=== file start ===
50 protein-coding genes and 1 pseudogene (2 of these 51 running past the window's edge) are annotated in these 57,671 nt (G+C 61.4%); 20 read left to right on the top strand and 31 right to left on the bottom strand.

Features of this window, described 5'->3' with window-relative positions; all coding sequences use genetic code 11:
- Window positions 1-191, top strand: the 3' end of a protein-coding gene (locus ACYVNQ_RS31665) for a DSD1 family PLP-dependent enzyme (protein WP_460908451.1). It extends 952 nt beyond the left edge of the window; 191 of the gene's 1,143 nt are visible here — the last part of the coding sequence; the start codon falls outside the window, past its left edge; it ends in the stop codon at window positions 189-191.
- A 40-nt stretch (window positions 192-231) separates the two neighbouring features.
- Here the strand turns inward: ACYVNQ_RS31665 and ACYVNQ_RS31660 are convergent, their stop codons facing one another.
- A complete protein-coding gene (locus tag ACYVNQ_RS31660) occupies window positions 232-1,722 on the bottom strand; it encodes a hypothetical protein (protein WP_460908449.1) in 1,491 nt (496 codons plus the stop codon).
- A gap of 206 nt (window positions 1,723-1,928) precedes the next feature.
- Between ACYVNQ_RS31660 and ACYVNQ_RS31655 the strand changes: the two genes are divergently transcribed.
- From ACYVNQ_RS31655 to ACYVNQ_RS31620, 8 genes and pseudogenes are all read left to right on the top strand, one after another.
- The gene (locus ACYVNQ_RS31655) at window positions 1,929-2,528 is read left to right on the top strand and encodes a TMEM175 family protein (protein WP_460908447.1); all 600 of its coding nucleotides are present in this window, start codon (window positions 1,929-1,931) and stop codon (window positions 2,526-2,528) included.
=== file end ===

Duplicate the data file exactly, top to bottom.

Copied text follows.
50 protein-coding genes and 1 pseudogene (2 of these 51 running past the window's edge) are annotated in these 57,671 nt (G+C 61.4%); 20 read left to right on the top strand and 31 right to left on the bottom strand.

Features of this window, described 5'->3' with window-relative positions; all coding sequences use genetic code 11:
- Window positions 1-191, top strand: the 3' end of a protein-coding gene (locus ACYVNQ_RS31665) for a DSD1 family PLP-dependent enzyme (protein WP_460908451.1). It extends 952 nt beyond the left edge of the window; 191 of the gene's 1,143 nt are visible here — the last part of the coding sequence; the start codon falls outside the window, past its left edge; it ends in the stop codon at window positions 189-191.
- A 40-nt stretch (window positions 192-231) separates the two neighbouring features.
- Here the strand turns inward: ACYVNQ_RS31665 and ACYVNQ_RS31660 are convergent, their stop codons facing one another.
- A complete protein-coding gene (locus tag ACYVNQ_RS31660) occupies window positions 232-1,722 on the bottom strand; it encodes a hypothetical protein (protein WP_460908449.1) in 1,491 nt (496 codons plus the stop codon).
- A gap of 206 nt (window positions 1,723-1,928) precedes the next feature.
- Between ACYVNQ_RS31660 and ACYVNQ_RS31655 the strand changes: the two genes are divergently transcribed.
- From ACYVNQ_RS31655 to ACYVNQ_RS31620, 8 genes and pseudogenes are all read left to right on the top strand, one after another.
- The gene (locus ACYVNQ_RS31655) at window positions 1,929-2,528 is read left to right on the top strand and encodes a TMEM175 family protein (protein WP_460908447.1); all 600 of its coding nucleotides are present in this window, start codon (window positions 1,929-1,931) and stop codon (window positions 2,526-2,528) included.